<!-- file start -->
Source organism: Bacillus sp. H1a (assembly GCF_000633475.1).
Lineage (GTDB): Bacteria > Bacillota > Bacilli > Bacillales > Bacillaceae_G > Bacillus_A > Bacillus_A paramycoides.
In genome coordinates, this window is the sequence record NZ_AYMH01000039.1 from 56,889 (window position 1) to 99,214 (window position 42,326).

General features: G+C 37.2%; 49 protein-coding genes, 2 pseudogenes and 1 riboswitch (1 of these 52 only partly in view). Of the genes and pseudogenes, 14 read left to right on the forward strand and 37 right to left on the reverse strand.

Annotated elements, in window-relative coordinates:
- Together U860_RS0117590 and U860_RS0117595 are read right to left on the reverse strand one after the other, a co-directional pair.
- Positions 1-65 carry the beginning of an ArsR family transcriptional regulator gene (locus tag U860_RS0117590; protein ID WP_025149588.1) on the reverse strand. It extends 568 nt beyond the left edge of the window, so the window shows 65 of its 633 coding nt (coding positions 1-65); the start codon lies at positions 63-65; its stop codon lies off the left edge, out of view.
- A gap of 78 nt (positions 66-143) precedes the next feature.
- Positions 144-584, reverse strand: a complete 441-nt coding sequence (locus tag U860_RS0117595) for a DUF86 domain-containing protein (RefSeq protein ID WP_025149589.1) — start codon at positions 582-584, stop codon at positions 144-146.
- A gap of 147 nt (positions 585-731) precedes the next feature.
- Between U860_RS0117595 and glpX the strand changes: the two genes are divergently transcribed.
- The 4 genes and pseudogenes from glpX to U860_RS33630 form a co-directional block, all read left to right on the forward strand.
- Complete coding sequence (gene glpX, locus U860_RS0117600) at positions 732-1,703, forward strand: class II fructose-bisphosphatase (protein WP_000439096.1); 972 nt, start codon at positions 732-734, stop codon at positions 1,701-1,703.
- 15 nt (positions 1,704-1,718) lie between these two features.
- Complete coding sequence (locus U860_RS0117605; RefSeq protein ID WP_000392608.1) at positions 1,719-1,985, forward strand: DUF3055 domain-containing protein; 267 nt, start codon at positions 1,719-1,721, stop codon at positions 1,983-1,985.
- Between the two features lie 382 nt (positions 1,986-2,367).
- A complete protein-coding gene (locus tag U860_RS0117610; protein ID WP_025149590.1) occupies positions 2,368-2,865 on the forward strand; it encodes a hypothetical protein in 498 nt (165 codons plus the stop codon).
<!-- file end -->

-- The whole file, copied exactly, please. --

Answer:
Source organism: Bacillus sp. H1a (assembly GCF_000633475.1).
Lineage (GTDB): Bacteria > Bacillota > Bacilli > Bacillales > Bacillaceae_G > Bacillus_A > Bacillus_A paramycoides.
In genome coordinates, this window is the sequence record NZ_AYMH01000039.1 from 56,889 (window position 1) to 99,214 (window position 42,326).

General features: G+C 37.2%; 49 protein-coding genes, 2 pseudogenes and 1 riboswitch (1 of these 52 only partly in view). Of the genes and pseudogenes, 14 read left to right on the forward strand and 37 right to left on the reverse strand.

Annotated elements, in window-relative coordinates:
- Together U860_RS0117590 and U860_RS0117595 are read right to left on the reverse strand one after the other, a co-directional pair.
- Positions 1-65 carry the beginning of an ArsR family transcriptional regulator gene (locus tag U860_RS0117590; protein ID WP_025149588.1) on the reverse strand. It extends 568 nt beyond the left edge of the window, so the window shows 65 of its 633 coding nt (coding positions 1-65); the start codon lies at positions 63-65; its stop codon lies off the left edge, out of view.
- A gap of 78 nt (positions 66-143) precedes the next feature.
- Positions 144-584, reverse strand: a complete 441-nt coding sequence (locus tag U860_RS0117595) for a DUF86 domain-containing protein (RefSeq protein ID WP_025149589.1) — start codon at positions 582-584, stop codon at positions 144-146.
- A gap of 147 nt (positions 585-731) precedes the next feature.
- Between U860_RS0117595 and glpX the strand changes: the two genes are divergently transcribed.
- The 4 genes and pseudogenes from glpX to U860_RS33630 form a co-directional block, all read left to right on the forward strand.
- Complete coding sequence (gene glpX, locus U860_RS0117600) at positions 732-1,703, forward strand: class II fructose-bisphosphatase (protein WP_000439096.1); 972 nt, start codon at positions 732-734, stop codon at positions 1,701-1,703.
- 15 nt (positions 1,704-1,718) lie between these two features.
- Complete coding sequence (locus U860_RS0117605; RefSeq protein ID WP_000392608.1) at positions 1,719-1,985, forward strand: DUF3055 domain-containing protein; 267 nt, start codon at positions 1,719-1,721, stop codon at positions 1,983-1,985.
- Between the two features lie 382 nt (positions 1,986-2,367).
- A complete protein-coding gene (locus tag U860_RS0117610; protein ID WP_025149590.1) occupies positions 2,368-2,865 on the forward strand; it encodes a hypothetical protein in 498 nt (165 codons plus the stop codon).